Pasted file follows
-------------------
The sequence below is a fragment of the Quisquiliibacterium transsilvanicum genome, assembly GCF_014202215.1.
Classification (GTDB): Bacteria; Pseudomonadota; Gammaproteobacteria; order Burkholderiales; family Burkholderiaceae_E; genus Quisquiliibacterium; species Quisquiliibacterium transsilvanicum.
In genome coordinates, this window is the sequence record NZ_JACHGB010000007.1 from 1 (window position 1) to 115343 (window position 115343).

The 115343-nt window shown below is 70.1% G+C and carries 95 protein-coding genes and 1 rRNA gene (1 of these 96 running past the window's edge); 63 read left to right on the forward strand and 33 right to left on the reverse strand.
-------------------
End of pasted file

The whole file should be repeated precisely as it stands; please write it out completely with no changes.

The sequence below is a fragment of the Quisquiliibacterium transsilvanicum genome, assembly GCF_014202215.1.
Classification (GTDB): Bacteria; Pseudomonadota; Gammaproteobacteria; order Burkholderiales; family Burkholderiaceae_E; genus Quisquiliibacterium; species Quisquiliibacterium transsilvanicum.
In genome coordinates, this window is the sequence record NZ_JACHGB010000007.1 from 1 (window position 1) to 115343 (window position 115343).

The 115343-nt window shown below is 70.1% G+C and carries 95 protein-coding genes and 1 rRNA gene (1 of these 96 running past the window's edge); 63 read left to right on the forward strand and 33 right to left on the reverse strand.